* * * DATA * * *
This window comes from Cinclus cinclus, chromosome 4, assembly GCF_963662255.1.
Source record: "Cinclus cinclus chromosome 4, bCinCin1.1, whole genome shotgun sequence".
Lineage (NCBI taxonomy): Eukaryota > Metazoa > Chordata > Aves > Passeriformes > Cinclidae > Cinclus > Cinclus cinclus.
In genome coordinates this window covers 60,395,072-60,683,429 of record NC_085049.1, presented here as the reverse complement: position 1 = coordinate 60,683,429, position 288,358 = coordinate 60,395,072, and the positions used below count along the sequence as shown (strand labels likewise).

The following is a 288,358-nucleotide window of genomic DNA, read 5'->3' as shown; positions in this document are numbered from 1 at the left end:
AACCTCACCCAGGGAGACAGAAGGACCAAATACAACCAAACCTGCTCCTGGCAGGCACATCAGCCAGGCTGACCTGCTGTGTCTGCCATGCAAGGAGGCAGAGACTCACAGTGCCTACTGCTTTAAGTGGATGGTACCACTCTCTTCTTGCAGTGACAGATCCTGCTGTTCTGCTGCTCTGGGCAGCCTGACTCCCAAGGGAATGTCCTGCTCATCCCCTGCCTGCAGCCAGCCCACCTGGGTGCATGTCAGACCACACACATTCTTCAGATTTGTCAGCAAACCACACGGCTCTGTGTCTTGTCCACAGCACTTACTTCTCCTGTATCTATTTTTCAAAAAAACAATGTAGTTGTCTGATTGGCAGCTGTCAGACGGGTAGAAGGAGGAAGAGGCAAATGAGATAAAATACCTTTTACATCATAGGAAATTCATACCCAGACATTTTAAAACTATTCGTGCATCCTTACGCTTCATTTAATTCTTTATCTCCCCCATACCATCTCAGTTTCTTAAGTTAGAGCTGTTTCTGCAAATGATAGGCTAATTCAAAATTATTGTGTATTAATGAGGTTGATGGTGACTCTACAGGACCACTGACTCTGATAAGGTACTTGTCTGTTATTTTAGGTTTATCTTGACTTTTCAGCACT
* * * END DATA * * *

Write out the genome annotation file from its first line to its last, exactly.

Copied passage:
This window comes from Cinclus cinclus, chromosome 4, assembly GCF_963662255.1.
Source record: "Cinclus cinclus chromosome 4, bCinCin1.1, whole genome shotgun sequence".
Lineage (NCBI taxonomy): Eukaryota > Metazoa > Chordata > Aves > Passeriformes > Cinclidae > Cinclus > Cinclus cinclus.
In genome coordinates this window covers 60,395,072-60,683,429 of record NC_085049.1, presented here as the reverse complement: position 1 = coordinate 60,683,429, position 288,358 = coordinate 60,395,072, and the positions used below count along the sequence as shown (strand labels likewise).

The following is a 288,358-nucleotide window of genomic DNA, read 5'->3' as shown; positions in this document are numbered from 1 at the left end:
AACCTCACCCAGGGAGACAGAAGGACCAAATACAACCAAACCTGCTCCTGGCAGGCACATCAGCCAGGCTGACCTGCTGTGTCTGCCATGCAAGGAGGCAGAGACTCACAGTGCCTACTGCTTTAAGTGGATGGTACCACTCTCTTCTTGCAGTGACAGATCCTGCTGTTCTGCTGCTCTGGGCAGCCTGACTCCCAAGGGAATGTCCTGCTCATCCCCTGCCTGCAGCCAGCCCACCTGGGTGCATGTCAGACCACACACATTCTTCAGATTTGTCAGCAAACCACACGGCTCTGTGTCTTGTCCACAGCACTTACTTCTCCTGTATCTATTTTTCAAAAAAACAATGTAGTTGTCTGATTGGCAGCTGTCAGACGGGTAGAAGGAGGAAGAGGCAAATGAGATAAAATACCTTTTACATCATAGGAAATTCATACCCAGACATTTTAAAACTATTCGTGCATCCTTACGCTTCATTTAATTCTTTATCTCCCCCATACCATCTCAGTTTCTTAAGTTAGAGCTGTTTCTGCAAATGATAGGCTAATTCAAAATTATTGTGTATTAATGAGGTTGATGGTGACTCTACAGGACCACTGACTCTGATAAGGTACTTGTCTGTTATTTTAGGTTTATCTTGACTTTTCAGCACT